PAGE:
Remarks from Maureen Dowd, The New York Times, who could not attend.
October 15, 2011
I’m so sorry I can’t be with you today. The Anita Hill hearings were the most searing professional experience of my life, like a psychic dentist’s drill sinking into the most sensitive, least explored parts of the national consciousness on sex, race and power. My friend Ruth Marcus of The Washington Post has said everyone in the Senate Judiciary hearing room that week couldn’t wait for it to be over.
I felt the reverse. I wanted it to go on longer, until the web of lies Clarence Thomas wove with such bravado was torn away. I kept waking up in the middle of the night trying to figure out what had really happened between these two intense, accomplished people. Any rush to justice might mean a Justice on the Supreme Court who had used the Big Lie and lynching imagery to cow a bunch of white, male senators.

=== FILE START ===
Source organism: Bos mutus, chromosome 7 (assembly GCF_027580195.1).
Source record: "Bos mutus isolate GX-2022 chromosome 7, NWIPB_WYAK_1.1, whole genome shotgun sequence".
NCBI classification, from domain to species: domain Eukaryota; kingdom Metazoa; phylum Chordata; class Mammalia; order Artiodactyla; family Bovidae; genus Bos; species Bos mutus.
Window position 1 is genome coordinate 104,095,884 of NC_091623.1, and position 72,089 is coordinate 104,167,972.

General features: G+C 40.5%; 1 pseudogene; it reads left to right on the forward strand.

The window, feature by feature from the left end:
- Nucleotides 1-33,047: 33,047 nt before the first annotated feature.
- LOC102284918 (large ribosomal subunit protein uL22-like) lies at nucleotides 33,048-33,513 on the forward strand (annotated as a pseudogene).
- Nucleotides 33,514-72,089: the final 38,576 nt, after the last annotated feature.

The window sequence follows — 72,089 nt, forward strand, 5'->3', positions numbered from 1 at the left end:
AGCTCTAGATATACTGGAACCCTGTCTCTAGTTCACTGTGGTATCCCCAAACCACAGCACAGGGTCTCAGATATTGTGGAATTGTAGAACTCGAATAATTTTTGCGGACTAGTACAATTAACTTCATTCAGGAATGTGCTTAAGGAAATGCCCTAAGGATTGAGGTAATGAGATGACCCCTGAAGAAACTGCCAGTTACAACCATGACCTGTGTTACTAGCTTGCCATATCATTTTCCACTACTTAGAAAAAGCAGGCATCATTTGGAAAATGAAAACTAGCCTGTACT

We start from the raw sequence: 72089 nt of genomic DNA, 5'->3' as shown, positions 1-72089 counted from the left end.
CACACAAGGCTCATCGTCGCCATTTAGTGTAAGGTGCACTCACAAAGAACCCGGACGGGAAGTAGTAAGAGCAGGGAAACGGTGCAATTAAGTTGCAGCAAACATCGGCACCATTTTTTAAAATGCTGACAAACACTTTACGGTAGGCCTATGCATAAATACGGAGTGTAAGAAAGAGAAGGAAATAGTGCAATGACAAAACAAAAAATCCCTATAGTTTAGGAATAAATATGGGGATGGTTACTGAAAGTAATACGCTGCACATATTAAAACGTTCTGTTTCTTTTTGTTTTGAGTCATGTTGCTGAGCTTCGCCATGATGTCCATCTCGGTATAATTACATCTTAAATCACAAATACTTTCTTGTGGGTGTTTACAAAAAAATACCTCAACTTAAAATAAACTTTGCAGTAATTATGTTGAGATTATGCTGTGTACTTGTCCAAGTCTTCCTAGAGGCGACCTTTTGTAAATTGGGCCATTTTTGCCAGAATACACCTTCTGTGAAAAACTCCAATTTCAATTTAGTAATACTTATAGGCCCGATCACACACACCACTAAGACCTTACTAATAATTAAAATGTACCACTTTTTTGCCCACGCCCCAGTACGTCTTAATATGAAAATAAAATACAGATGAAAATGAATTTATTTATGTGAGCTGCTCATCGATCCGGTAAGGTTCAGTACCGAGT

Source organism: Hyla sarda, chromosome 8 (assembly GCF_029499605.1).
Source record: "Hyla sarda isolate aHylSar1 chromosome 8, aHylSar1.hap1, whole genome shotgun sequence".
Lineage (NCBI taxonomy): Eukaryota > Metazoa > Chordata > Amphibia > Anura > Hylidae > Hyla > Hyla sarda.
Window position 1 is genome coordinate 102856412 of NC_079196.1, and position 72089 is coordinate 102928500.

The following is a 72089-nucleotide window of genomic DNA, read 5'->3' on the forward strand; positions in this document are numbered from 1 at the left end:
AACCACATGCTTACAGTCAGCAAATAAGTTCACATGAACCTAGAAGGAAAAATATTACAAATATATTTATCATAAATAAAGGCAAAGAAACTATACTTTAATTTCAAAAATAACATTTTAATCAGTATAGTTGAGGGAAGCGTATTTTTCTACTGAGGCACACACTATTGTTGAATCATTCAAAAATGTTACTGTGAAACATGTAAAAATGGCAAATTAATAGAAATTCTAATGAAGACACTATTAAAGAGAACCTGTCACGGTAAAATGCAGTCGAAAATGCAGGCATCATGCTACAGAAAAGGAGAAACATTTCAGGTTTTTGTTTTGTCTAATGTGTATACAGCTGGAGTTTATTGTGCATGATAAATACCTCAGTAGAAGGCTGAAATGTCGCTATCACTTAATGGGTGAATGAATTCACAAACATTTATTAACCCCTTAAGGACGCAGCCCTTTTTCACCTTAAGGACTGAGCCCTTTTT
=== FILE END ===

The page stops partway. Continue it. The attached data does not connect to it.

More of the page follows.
I still remember chasing Arlen Specter down the hall to ask how he could vilify Hill as a bitter perjurer? I still remember feeling outraged when Joe Biden, the chairman of the committee, cut the hearing short before calling the two women who could have testified to Thomas’s unseemly intimidation of women in the office. I still remember feeling disheartened that Teddy Kennedy, muted by his own reputation with women, could not combat Orrin Hatch’s absurd contention that Thomas, an aficianado of X-rated films, was an altar boy who could not possibly know the language of pornography. . I still remember Clarence Thomas with his hand on a Bible ascending to the Supreme Court for life.